of what is univerally known as 'Escadrille La Fayette' began at
Luxeuil when was created, with Bébé Nieuport fighters, the N
124 on 18 April 1916. It was a great symbol because under command
of a French, the unit integrated US pilots to be immediatly known
as 'American Volunteers' Escadrille' and a few time later 'American
Volunteers' Section'. First operation was made on 13 May 1916 and
the unit entered in the Fighter Legend with its first kill on 18.
First SPAD VIIs arrived in November 1917 and flew alongside Nieuport 17s, the famous Seminole head being introduced as unit emblem around moments where N 124 was not becoming a SPA but definitively 'Escadrille La Fayette' on 1st December 1917. It was a mechanic, Suchet, who evolved the Seminole head but Willis, then new at the Escadrille, draw the definitive version under form of a Sioux head. The unit fought ferocely and fiercely during all the 1917 year and gave place to 103rd Aero Squadron on 1st January 1918, passing under American Aviation and continuing to fly SPADs of various types.
For France, N 124 or 'Escadrille La Fayette' had no more existence and the number was kept to form with French elements of the unit, on 4 April 1918, a radically new Escadrille, the SPA 124, wearing on its SPADs a white stripe. Later its emblem became 'Jeanne d'Arc' after the Escadrille had fought to the so symbolic city of Reims in the pre-Republican History of France.
N 124 'Escadrille La Fayette' and SPA 167 officially reappeared in 1921 when 3rd Group of 3rd Fighter Aviation based at Chateauroux with a single Escadrille got three more, the 9th having insigna and traditions of 'La Fayette'. These Escadrilles moved to Lyon-Bron in october 1922 to join 35th Mixt Aviation Regiment probably having already Nieuport-Delage Ni-D 29 fighters, the Seminole head being applied at mid-fuselage in a white horizontal ovoid box. In 1924 N 124 became 7th Escadrille of the newly created 35th Observation Aviation Regiment and SPA 67 was the 8th. After Ni-D 29 fighters they successively flew (Loire) Gourdou-Leseurre LGL-32s and Ni-D 62s.
When the 5th Fighter Wing was created in 1933, N 124 et SPA 167 formed the 3rd and 4th Escadrilles of the GC II/5 Squadron which changed its Ni-D 622s against low wing Dewoitine 501s after the GC established on its new Reims airfield during May 1937. With the evidence that Third Reich was building something more than a defensive Army, it urged that France reequip with other things than fighters having fixed undercarriages. Beside plans to evolve national modern machines which gave Morane 406, Bloch 152 and Dewoitine 52O beside more heavy twin-engined types France ordered foreign aircraft and GC II/5 received, from Mars 1939, a dotation of Curtiss H-75A-1 corresponding to Curtiss H-75 C1 (single-seat fighter) in the AdlA nomenclature system. Based at Toul (under Command of Marcel Hughes who already was one of the C/O of 'Escadrille La Fayette' during WWI) late in August 1939 in the East Operations Zone, the 'La Fayette' got its first kill during its first combat session on 20 September. After first heavy fights, Marcel Hughes the old Sioux Chief, exhausted, had to be replaced). Until Armistice combats were intense and the squadron left France for a base in the south of Oran in Algeria, North Africa. Participated to cover French Fleet of Mers-el-Kebir and was affected to coast patrols in Morocco and bombed English at Gibraltar on 23 September 1940 without the unit had engage RAF fighters. For two months GC II/5 was sent to Dakar and came back to Casablanca late in january 1941.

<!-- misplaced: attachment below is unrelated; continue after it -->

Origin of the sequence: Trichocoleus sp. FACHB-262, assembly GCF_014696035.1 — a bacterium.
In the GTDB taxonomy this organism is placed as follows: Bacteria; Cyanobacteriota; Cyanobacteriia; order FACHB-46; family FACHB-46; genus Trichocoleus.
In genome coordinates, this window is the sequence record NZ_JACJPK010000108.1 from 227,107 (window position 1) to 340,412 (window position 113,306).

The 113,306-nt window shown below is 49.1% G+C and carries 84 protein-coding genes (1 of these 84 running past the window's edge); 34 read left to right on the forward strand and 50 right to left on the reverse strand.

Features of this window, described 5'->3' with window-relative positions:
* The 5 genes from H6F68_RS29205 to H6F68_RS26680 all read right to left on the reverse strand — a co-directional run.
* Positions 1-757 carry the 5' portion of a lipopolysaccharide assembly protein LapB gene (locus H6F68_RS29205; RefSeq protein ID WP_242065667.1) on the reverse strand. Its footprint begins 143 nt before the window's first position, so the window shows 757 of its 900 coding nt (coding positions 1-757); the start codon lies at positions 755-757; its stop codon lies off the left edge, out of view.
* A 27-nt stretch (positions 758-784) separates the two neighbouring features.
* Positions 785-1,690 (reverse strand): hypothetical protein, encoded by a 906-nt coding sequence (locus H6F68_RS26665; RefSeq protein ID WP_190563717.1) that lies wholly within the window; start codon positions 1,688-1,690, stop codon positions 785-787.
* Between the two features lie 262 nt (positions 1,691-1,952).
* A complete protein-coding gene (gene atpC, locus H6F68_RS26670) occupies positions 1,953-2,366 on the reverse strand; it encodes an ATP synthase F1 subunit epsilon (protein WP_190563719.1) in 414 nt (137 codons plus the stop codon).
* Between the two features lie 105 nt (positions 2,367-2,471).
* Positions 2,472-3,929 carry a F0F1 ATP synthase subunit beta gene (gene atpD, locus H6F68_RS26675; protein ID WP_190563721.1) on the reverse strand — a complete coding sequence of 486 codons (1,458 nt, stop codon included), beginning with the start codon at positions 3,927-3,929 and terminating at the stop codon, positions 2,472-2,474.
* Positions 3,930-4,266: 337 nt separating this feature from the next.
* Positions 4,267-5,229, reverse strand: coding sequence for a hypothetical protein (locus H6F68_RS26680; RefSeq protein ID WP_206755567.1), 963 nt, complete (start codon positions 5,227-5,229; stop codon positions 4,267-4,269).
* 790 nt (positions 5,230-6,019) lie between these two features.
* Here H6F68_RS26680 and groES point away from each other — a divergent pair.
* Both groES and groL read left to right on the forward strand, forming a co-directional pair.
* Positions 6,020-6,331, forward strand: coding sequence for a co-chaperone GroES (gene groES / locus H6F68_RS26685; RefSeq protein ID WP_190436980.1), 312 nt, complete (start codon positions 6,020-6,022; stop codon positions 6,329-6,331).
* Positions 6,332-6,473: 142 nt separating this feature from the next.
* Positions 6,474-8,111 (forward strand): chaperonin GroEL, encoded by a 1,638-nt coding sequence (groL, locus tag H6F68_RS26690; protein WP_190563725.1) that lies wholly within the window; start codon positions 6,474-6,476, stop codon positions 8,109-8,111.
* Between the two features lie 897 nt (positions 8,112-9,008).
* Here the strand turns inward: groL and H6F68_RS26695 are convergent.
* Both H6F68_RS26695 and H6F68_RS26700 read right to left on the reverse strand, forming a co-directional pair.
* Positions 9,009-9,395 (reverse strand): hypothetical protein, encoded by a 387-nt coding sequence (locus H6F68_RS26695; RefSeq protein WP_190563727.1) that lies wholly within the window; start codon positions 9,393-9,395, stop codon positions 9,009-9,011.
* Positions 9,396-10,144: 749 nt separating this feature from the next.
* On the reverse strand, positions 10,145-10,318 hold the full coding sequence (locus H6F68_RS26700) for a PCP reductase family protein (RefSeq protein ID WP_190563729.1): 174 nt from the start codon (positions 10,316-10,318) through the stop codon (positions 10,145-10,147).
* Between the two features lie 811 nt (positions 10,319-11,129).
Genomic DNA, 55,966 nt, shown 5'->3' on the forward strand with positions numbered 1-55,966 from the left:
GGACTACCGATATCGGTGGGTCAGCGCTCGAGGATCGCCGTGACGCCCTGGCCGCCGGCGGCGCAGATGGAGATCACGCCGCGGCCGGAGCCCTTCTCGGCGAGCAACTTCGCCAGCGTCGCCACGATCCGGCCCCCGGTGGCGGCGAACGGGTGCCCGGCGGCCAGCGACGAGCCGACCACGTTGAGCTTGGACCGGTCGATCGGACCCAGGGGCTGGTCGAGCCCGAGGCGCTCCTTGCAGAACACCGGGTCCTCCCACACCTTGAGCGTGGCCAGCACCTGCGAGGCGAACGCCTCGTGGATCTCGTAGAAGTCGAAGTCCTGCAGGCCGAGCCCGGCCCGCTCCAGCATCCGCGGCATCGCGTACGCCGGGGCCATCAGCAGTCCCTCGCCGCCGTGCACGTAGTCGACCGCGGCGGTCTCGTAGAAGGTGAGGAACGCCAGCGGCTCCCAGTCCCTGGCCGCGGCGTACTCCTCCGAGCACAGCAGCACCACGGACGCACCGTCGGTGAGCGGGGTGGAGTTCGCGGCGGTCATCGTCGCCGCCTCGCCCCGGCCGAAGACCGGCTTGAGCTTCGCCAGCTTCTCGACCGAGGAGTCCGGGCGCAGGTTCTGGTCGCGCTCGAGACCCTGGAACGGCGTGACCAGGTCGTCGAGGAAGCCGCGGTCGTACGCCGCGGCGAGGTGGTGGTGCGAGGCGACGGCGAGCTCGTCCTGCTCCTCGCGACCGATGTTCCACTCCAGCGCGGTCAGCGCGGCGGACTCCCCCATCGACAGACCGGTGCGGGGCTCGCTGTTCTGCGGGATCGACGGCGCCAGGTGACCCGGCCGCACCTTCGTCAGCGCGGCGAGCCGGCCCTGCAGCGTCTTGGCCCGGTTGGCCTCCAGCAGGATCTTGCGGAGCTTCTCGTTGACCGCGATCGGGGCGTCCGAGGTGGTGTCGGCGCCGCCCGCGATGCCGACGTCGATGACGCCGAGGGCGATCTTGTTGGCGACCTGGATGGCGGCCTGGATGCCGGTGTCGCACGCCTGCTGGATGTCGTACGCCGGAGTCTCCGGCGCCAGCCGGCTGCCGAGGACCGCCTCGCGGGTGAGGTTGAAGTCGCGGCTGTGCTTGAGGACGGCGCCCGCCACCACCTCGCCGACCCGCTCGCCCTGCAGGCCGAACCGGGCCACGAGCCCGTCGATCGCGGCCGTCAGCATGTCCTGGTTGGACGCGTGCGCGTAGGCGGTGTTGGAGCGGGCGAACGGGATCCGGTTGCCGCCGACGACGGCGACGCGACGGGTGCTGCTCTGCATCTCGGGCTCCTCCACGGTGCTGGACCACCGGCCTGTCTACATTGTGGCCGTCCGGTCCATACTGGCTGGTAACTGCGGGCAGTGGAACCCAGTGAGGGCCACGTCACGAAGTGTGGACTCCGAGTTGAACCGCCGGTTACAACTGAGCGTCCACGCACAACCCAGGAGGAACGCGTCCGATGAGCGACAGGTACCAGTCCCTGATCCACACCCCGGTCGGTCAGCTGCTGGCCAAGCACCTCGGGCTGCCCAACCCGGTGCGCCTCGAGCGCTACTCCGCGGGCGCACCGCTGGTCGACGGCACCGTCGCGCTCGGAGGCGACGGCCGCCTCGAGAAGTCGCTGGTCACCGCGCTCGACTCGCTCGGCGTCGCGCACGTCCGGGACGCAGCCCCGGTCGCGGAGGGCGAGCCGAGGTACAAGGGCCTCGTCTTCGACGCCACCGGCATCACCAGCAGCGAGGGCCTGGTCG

Between 8 and 10 November 1942 the 'La Fayette' fought with determination against Americans during their Landings in North Africa. Thanks to Paul Rockwell, a WWI pilot of the original N 124, the 'La Fayette' was the first French Group to be r-earmed with US material. Receiving P-40 Tomahawks the Squadron became again operational before the end of 1942 operating from Algerian and Moroccan bases under 33rd Figter Group of USAAF. Reinforced by SPA 160 'Diable Rouge' (Red Devil) Escadrille which had only a 6 monthsexistence , the II/5 Squadron fought in the Tunisian, Sicilian and Mediterranean Theaters of Operations through 1943 until 6 April 1944 when began transformation on P-47 fighters in prevision of the Allied landings on South France Coast and of its integration to the very near re-formation of a 4th Fighter Wing.